The Motley Fool has a disclosure policy. –

Many seniors end up relying quite heavily on Social Security to pay their bills once they stop working. But that’s a dangerous thing.

Not only is Social Security facing potential benefit cuts in the not-so-distant future, but the average monthly benefit today is only $1,663. That’s just shy of $20,000 on an annual basis.

Even if you plan to maintain a frugal lifestyle in retirement, there’s a good chance you’ll end up needing an annual income that’s more generous than that. But the good news is that you can set yourself up to rely less on Social Security and more so on outside income sources. These two sources, in fact, could wind up paying you far more generously than Social Security will.

Image source: Getty Images.

1. Your personal savings

If you invest in an IRA or 401(k) plan consistently for many years, you could wind up with a sizable balance. And that could, in turn, give you a fair amount of financial freedom during retirement.

Let’s imagine you contribute $500 a month to a retirement savings plan over 40 years, and that your investments in that plan generate an average annual 8% return (which is a bit below the stock market’s average). At that point, you’ll be looking at a nest egg worth around $1.5 million.

Now, let’s say you decide to withdraw from your savings at an annual rate of 4% during retirement, which is what many financial experts recommend. That would leave you with $60,000 in annual income, which is a lot more than what the typical recipient can expect from Social Security today.

2. An income property

Buying an income property isn’t without risk. You’ll have to pay to maintain that property and hope that your tenants pay rent on time and treat that home with respect. But if you’re willing to do the work and take on the risk, you could set yourself up quite nicely for retirement.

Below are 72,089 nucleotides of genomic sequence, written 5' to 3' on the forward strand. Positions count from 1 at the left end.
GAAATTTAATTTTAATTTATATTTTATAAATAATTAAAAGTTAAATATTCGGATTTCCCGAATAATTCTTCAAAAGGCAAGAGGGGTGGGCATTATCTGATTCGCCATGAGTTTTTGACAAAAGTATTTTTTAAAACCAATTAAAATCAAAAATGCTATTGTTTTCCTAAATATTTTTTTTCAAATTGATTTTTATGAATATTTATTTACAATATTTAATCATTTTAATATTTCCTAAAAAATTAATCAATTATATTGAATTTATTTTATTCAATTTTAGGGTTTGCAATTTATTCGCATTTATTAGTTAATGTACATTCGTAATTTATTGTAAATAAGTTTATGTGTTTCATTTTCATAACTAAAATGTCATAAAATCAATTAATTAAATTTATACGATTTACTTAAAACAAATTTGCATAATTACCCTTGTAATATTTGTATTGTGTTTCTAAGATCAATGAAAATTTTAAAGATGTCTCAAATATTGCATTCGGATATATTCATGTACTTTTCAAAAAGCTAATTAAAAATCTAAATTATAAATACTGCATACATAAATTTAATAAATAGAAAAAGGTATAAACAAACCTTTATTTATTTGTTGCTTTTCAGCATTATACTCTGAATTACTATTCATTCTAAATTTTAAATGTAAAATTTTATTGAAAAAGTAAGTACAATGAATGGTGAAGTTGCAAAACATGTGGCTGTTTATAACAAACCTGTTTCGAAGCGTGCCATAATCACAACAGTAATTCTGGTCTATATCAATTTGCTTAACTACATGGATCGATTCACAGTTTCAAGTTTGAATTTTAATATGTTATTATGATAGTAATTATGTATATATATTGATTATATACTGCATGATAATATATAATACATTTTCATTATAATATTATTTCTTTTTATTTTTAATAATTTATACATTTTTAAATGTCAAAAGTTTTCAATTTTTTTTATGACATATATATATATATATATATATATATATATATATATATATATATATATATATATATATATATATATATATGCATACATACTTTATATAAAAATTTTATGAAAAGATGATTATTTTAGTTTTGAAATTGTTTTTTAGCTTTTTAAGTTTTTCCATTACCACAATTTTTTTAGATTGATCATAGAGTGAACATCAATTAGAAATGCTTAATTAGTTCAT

Imagine you invest in an income property during your 30s so that its mortgage is fully paid off by the time you retire. Let’s also imagine that it costs you $10,000 a year to maintain that home between upkeep, insurance, and property taxes, but that you’re also able to command $3,000 a month in rent. At that point, you’re looking at a profit of $26,000, which is more than the average senior on Social Security gets today.

Furthermore, you may, at some point, decide to sell your income property. If you’re able to walk away with $600,000 for that home after real estate agent fees and applicable transfer taxes, and you treat that $600,000 lump sum the same way you would your savings, you’ll still get $24,000 a year of income if you take 4% annual withdrawals.

You can do better than Social Security

Social Security might serve as a nice supplementary income source during retirement. But it really shouldn’t be your only income source, or even your primary one. If you take steps to secure a more robust stream of income, you’ll have more to look forward to once your time in the workforce comes to an end.

The Motley Fool has a disclosure policy.